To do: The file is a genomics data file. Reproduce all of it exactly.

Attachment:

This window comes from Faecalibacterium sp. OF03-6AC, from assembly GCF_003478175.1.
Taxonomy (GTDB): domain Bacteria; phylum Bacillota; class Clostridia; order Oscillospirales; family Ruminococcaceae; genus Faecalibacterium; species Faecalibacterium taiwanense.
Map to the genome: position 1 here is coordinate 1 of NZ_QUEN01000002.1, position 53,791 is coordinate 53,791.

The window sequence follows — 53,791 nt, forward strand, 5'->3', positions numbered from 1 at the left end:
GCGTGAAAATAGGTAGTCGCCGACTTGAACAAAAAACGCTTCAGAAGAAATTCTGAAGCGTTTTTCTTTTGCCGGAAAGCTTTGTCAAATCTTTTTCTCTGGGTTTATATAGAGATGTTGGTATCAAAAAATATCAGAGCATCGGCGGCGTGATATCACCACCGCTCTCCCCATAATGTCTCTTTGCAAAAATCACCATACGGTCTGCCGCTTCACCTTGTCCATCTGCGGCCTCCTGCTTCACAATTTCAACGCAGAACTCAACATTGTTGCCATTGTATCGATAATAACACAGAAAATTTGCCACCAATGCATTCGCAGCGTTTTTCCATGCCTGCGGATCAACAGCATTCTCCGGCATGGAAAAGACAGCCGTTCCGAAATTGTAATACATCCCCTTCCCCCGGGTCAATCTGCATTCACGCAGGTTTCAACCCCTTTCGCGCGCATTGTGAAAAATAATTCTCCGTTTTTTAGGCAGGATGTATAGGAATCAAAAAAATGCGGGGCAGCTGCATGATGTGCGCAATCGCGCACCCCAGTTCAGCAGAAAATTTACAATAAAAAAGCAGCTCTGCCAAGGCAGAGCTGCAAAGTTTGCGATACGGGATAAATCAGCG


This window comes from Faecalibacterium sp. OF03-6AC, from assembly GCF_003478175.1.
Taxonomy (GTDB): domain Bacteria; phylum Bacillota; class Clostridia; order Oscillospirales; family Ruminococcaceae; genus Faecalibacterium; species Faecalibacterium taiwanense.
Map to the genome: position 1 here is coordinate 1 of NZ_QUEN01000002.1, position 53,791 is coordinate 53,791.

The window sequence follows — 53,791 nt, forward strand, 5'->3', positions numbered from 1 at the left end:
GCGTGAAAATAGGTAGTCGCCGACTTGAACAAAAAACGCTTCAGAAGAAATTCTGAAGCGTTTTTCTTTTGCCGGAAAGCTTTGTCAAATCTTTTTCTCTGGGTTTATATAGAGATGTTGGTATCAAAAAATATCAGAGCATCGGCGGCGTGATATCACCACCGCTCTCCCCATAATGTCTCTTTGCAAAAATCACCATACGGTCTGCCGCTTCACCTTGTCCATCTGCGGCCTCCTGCTTCACAATTTCAACGCAGAACTCAACATTGTTGCCATTGTATCGATAATAACACAGAAAATTTGCCACCAATGCATTCGCAGCGTTTTTCCATGCCTGCGGATCAACAGCATTCTCCGGCATGGAAAAGACAGCCGTTCCGAAATTGTAATACATCCCCTTCCCCCGGGTCAATCTGCATTCACGCAGGTTTCAACCCCTTTCGCGCGCATTGTGAAAAATAATTCTCCGTTTTTTAGGCAGGATGTATAGGAATCAAAAAAATGCGGGGCAGCTGCATGATGTGCGCAATCGCGCACCCCAGTTCAGCAGAAAATTTACAATAAAAAAGCAGCTCTGCCAAGGCAGAGCTGCAAAGTTTGCGATACGGGATAAATCAGCG